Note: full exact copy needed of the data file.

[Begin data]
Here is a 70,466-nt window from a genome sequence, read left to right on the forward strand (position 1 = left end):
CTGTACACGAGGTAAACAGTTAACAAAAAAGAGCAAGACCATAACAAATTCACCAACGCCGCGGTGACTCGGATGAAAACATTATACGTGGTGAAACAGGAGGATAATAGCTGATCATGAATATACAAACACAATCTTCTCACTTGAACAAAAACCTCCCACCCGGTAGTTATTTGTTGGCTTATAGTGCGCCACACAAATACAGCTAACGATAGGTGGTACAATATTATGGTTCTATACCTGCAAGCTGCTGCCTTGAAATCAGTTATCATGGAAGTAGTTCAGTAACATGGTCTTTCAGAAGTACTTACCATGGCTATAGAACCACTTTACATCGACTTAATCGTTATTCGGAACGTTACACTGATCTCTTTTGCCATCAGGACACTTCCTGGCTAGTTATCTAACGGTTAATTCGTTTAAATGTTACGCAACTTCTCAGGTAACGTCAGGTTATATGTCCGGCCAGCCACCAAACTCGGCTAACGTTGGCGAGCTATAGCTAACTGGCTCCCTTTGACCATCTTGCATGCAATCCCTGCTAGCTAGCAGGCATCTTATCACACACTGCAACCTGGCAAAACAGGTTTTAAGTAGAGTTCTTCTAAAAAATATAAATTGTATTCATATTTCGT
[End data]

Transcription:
Here is a 70,466-nt window from a genome sequence, read left to right on the forward strand (position 1 = left end):
CTGTACACGAGGTAAACAGTTAACAAAAAAGAGCAAGACCATAACAAATTCACCAACGCCGCGGTGACTCGGATGAAAACATTATACGTGGTGAAACAGGAGGATAATAGCTGATCATGAATATACAAACACAATCTTCTCACTTGAACAAAAACCTCCCACCCGGTAGTTATTTGTTGGCTTATAGTGCGCCACACAAATACAGCTAACGATAGGTGGTACAATATTATGGTTCTATACCTGCAAGCTGCTGCCTTGAAATCAGTTATCATGGAAGTAGTTCAGTAACATGGTCTTTCAGAAGTACTTACCATGGCTATAGAACCACTTTACATCGACTTAATCGTTATTCGGAACGTTACACTGATCTCTTTTGCCATCAGGACACTTCCTGGCTAGTTATCTAACGGTTAATTCGTTTAAATGTTACGCAACTTCTCAGGTAACGTCAGGTTATATGTCCGGCCAGCCACCAAACTCGGCTAACGTTGGCGAGCTATAGCTAACTGGCTCCCTTTGACCATCTTGCATGCAATCCCTGCTAGCTAGCAGGCATCTTATCACACACTGCAACCTGGCAAAACAGGTTTTAAGTAGAGTTCTTCTAAAAAATATAAATTGTATTCATATTTCGT